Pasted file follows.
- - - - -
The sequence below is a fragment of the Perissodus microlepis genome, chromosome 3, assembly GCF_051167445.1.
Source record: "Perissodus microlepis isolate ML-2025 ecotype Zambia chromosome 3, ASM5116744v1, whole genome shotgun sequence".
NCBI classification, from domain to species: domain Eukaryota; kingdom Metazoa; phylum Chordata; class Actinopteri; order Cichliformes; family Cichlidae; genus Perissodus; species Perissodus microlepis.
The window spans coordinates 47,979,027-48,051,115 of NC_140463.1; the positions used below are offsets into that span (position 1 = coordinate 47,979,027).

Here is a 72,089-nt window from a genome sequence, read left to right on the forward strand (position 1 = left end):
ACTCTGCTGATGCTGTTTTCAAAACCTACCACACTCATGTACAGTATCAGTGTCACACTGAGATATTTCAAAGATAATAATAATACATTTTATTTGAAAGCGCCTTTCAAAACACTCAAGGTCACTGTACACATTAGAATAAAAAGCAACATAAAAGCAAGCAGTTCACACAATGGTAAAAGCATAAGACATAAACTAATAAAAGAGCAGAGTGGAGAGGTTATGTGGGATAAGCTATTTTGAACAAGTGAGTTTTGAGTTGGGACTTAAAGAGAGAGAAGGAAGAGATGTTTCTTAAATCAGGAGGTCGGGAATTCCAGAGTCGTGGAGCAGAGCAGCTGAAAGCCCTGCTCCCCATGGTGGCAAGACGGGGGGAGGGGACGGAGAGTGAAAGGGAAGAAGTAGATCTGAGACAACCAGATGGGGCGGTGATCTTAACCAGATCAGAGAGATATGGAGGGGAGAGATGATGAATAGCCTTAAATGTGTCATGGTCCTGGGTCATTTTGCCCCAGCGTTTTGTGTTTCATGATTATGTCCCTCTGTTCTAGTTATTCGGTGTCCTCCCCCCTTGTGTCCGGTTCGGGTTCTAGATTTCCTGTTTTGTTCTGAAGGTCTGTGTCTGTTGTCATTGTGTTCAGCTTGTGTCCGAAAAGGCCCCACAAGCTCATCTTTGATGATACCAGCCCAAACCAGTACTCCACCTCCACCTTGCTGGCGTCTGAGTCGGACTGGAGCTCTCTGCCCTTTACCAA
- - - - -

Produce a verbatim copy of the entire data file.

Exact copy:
The sequence below is a fragment of the Perissodus microlepis genome, chromosome 3, assembly GCF_051167445.1.
Source record: "Perissodus microlepis isolate ML-2025 ecotype Zambia chromosome 3, ASM5116744v1, whole genome shotgun sequence".
NCBI classification, from domain to species: domain Eukaryota; kingdom Metazoa; phylum Chordata; class Actinopteri; order Cichliformes; family Cichlidae; genus Perissodus; species Perissodus microlepis.
The window spans coordinates 47,979,027-48,051,115 of NC_140463.1; the positions used below are offsets into that span (position 1 = coordinate 47,979,027).

Here is a 72,089-nt window from a genome sequence, read left to right on the forward strand (position 1 = left end):
ACTCTGCTGATGCTGTTTTCAAAACCTACCACACTCATGTACAGTATCAGTGTCACACTGAGATATTTCAAAGATAATAATAATACATTTTATTTGAAAGCGCCTTTCAAAACACTCAAGGTCACTGTACACATTAGAATAAAAAGCAACATAAAAGCAAGCAGTTCACACAATGGTAAAAGCATAAGACATAAACTAATAAAAGAGCAGAGTGGAGAGGTTATGTGGGATAAGCTATTTTGAACAAGTGAGTTTTGAGTTGGGACTTAAAGAGAGAGAAGGAAGAGATGTTTCTTAAATCAGGAGGTCGGGAATTCCAGAGTCGTGGAGCAGAGCAGCTGAAAGCCCTGCTCCCCATGGTGGCAAGACGGGGGGAGGGGACGGAGAGTGAAAGGGAAGAAGTAGATCTGAGACAACCAGATGGGGCGGTGATCTTAACCAGATCAGAGAGATATGGAGGGGAGAGATGATGAATAGCCTTAAATGTGTCATGGTCCTGGGTCATTTTGCCCCAGCGTTTTGTGTTTCATGATTATGTCCCTCTGTTCTAGTTATTCGGTGTCCTCCCCCCTTGTGTCCGGTTCGGGTTCTAGATTTCCTGTTTTGTTCTGAAGGTCTGTGTCTGTTGTCATTGTGTTCAGCTTGTGTCCGAAAAGGCCCCACAAGCTCATCTTTGATGATACCAGCCCAAACCAGTACTCCACCTCCACCTTGCTGGCGTCTGAGTCGGACTGGAGCTCTCTGCCCTTTACCAA